Mike and Judy reside in Houghton, MI and have two children, Jennifer (Houghton) and Adam (Colorado).

Jennifer Hartfelder, PE, PMP ‘90

Jennifer Hartfelder
Jennifer Hartfelder

Jenny Hartfelder completed her civil engineering degree from Michigan Tech (90) and went on to complete a master’s degree in civil engineering at the University of Colorado, Denver. She is Vice President of Stantec, a top-tier global design and delivery firm. Based in Denver, Colorado, Hartfelder has over 30 years of experience providing project management and engineering design for municipal and federal clients. Her water and wastewater treatment plant experience includes the preparation of master plans, preliminary and detailed designs, and engineering services during construction. She has managed water and wastewater projects up to $10M with numerous small business subcontractors. She has extensive experience in the evaluation and design of wastewater disinfection systems, as well as business management including mentoring and leading staff, project delivery, client service management, and business development. Jenny previously served as a Strategic Campaign Manager for Stantec’s Water business leading top marketing campaigns across North America. She was responsible for leading the local pursuit teams to perform client account analyses; develop campaign plans and sales messages; and prepare statement of qualifications, proposals, and interviews. She was responsible for securing $10 to $20 million in sales per year.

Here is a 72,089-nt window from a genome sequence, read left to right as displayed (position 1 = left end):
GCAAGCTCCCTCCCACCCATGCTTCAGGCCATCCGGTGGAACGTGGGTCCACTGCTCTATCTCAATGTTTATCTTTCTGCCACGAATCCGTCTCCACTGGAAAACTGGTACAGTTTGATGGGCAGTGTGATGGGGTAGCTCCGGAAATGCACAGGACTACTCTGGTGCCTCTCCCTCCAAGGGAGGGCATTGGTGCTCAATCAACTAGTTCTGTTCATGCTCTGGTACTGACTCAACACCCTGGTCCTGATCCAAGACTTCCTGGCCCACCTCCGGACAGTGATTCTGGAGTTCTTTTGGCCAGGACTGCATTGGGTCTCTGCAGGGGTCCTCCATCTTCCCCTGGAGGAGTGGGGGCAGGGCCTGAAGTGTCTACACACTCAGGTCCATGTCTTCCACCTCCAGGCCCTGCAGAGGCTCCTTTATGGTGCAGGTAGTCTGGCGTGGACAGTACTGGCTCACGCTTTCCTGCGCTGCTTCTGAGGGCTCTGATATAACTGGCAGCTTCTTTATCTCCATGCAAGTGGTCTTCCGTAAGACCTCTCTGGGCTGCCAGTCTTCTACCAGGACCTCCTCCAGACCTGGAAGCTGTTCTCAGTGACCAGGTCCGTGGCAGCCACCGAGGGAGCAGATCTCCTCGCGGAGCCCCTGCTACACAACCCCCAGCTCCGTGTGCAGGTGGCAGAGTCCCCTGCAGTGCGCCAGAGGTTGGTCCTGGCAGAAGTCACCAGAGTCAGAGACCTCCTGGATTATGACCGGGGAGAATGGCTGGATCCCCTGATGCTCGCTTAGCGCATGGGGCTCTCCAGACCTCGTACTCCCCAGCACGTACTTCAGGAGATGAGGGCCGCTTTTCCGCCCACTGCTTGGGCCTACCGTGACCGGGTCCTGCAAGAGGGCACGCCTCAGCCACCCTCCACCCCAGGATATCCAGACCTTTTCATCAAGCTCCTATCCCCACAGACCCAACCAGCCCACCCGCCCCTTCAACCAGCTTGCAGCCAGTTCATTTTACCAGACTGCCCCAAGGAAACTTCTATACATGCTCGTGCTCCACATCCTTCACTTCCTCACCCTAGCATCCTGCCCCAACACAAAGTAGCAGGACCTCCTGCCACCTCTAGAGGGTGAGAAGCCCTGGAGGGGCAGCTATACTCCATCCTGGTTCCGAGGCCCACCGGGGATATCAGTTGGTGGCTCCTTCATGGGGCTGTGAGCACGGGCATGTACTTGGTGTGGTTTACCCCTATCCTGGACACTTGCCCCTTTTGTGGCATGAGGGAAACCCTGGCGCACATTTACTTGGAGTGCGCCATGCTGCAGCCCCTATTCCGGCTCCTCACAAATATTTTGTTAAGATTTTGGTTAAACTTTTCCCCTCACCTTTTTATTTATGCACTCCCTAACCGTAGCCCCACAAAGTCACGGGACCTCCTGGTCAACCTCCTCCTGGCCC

She is a past president of the Water Environment Federation (WEF) and of the Rocky Mountain Water Environment Association. In 2021 she was named a WEF Fellow, one of the industry’s highest honors. She is a registered professional engineer in Colorado and Washington and Project Management Professional.

John Van Huis, PE ‘76

John Van Huis
John Van Huis

John Van Huis completed his baccalaureate degree in civil engineering at Michigan Tech in 1976. Upon graduation, he joined the Chicago & Northwestern Railroad (CNW) in the Chicago offices as a Structural Engineer. He went on to be Engineer of Coal Line bridges for the new Powder River Basin coal fields in Wyoming and then Bridge Engineer for the entire CNW system.

In 1987, he joined the investment group of CNW employees who purchased the Soo Line RR assets in the state of Wisconsin and Michigan’s Upper Peninsula. The Wisconsin Central Transportation Company (WCL) went on to own railroads in New Zealand and Australia where he oversaw bridge replacements and construction. While at WCL, he earned an MBA from the University of Wisconsin-Oshkosh. In 1999 he joined Radtke Contractors and formed their railroad bridge and construction division. In 2009 he finished his railroad career with Alfred Benesch as Sr. Project Manager Railroads and Vice-President Wisconsin Division and retired in 2016.

Mr. Van Huis is a registered engineer in the State of Wisconsin. He has been involved in many national railroad associations over the years. He was a member of the American Railroad Engineering Association (AREA), Roadmasters and Maintenance of Way Association and American Railway Bridge and Building Association where he served as President in 1994. All three of the organizations were merged to form into what is now known as the American Railway and Engineering Association (AREMA).

John and his wife Suzanne reside in Winneconne, Wisconsin. They have two sons and one grandchild. They have both been deeply involved in their sons’ lives coaching youth hockey, soccer, and volunteering for the Oshkosh YMCA swim team. They are also supporters of the late great singer-songwriter Dan Fogelberg Prostate Cancer Foundation. In retirement, John enjoys substitute teaching in the local school systems, gardening, and international and domestic travel.

Pengfei Xue Uses Simulation to Predict Lake Levels

Pengfei Xue
Pengfei Xue

Pengfei Xue (CEGE/GLRC) was quoted in a story published by Bridge Michigan on the expected rise of Great Lakes water levels heading toward 2050.

Xue’s research used advanced climate modeling with a 3D hydrodynamic model to simulate the lakes more accurately.